Smithey said she has worked in the Wilkes Register of Deeds office for 15 years. While working at the front counter during her 12 years as a deputy register of deeds, she said, customers sometimes asked when deeds and other records would be available online.
Smithey said she told them she couldn’t make that decision because she wasn’t register of deeds. She said that after taking office as register of deeds in December 2016, she educated herself by going to conferences and workshops in preparation for bringing the office forward.
She also said that by delaying putting records online, Rick Woodruff (her predecessor) allowed her to know what did and didn’t work well.
Smithey said that after she became register of deeds, a fax machine, scanning capabilities, a new notary public system and a credit card swipe system were added. Office staff got email addresses and birth, death and marriage records became available electronically. Starting this month, the public will be able to electronically record (e-file) real estate transactions.
The “Thank a Veteran” program was started, allowing military veterans to get discounts from local businesses. Over 1,000 veterans are registered in the program, with over 90 participating businesses so far.
When a local Realtor asked Smithey if she would end the $150 fee if re-elected, she said, “As of right now the fee will stay because there are other projects.”
When asked if becoming more efficient would allow a reduction in her current staff of five, Smithey said the ways information is made available changed but not the office workload.
Minton said he’ll bring a strong work ethic to the register of deeds office if elected.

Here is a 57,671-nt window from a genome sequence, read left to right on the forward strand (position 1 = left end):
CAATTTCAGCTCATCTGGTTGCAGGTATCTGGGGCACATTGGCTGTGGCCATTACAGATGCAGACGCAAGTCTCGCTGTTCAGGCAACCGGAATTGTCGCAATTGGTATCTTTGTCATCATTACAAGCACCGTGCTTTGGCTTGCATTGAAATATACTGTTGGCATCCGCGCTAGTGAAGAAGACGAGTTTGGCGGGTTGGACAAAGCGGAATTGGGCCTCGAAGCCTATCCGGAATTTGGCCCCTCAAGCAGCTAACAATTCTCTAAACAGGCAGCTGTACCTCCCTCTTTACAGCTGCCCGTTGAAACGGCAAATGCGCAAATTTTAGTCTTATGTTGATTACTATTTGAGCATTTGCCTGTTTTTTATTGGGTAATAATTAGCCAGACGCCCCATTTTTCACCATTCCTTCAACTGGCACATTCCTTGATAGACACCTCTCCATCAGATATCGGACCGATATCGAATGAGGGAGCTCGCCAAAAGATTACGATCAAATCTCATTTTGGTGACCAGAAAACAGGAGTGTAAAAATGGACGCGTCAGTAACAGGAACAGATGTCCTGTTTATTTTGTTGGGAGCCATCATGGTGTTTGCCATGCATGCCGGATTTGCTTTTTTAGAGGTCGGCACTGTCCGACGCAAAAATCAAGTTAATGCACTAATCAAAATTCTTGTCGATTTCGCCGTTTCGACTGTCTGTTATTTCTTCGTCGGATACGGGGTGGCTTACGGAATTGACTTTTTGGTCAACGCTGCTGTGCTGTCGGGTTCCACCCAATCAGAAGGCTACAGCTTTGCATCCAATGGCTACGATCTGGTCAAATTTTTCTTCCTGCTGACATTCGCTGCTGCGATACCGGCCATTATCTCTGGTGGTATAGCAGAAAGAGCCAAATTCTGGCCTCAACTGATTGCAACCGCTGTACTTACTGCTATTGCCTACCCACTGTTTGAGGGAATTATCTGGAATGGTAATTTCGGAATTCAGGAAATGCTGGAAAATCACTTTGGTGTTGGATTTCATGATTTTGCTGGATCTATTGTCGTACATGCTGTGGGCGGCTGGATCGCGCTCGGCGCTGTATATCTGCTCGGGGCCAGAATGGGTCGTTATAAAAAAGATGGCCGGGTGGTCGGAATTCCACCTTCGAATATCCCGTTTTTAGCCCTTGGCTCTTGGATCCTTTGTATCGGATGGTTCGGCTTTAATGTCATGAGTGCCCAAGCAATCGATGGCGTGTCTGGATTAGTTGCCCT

He said he learned about hard work and endurance at age 15 when he got his first job. He said he worked at Walmart while attending Wilkes Central High School and then Wilkes Community College. After graduating from WCC, Minton worked at Lowe’s Companies Inc. for 23 years in departments ranging from credit to information technology.
Minton said he recognized the importance of strong work ethic while in supervisory positions, including as manager of the Goodwill store in Wilkesboro.
He said that while at Lowe’s, he trained for and became a licensed real estate broker in charge. Minton said that through his real estate work, he worked with registers of deeds in counties as far east as Guilford and as far south as Mecklenburg.
When a man in the audience asked Minton about this experience, Minton said he represented the N.C. Association of Realtors on a team that was instrumental in placing deed records online in Mecklenburg, Iredell and Guilford counties.
Minton is in the third of his first four-year term as a Wilkes County commissioner and said that as such he understands county government operations and the need for departments to work within their budgets.
He said he understands the correlation between register of deeds and court records, importance of accuracy and timely recording and the need to always safeguard confidential personal information.
“In the words of Sheriff Chris Shew, ‘I will not do anything to embarrass you or our county.’ Minton said the motto he lives by is “God, family and respect.”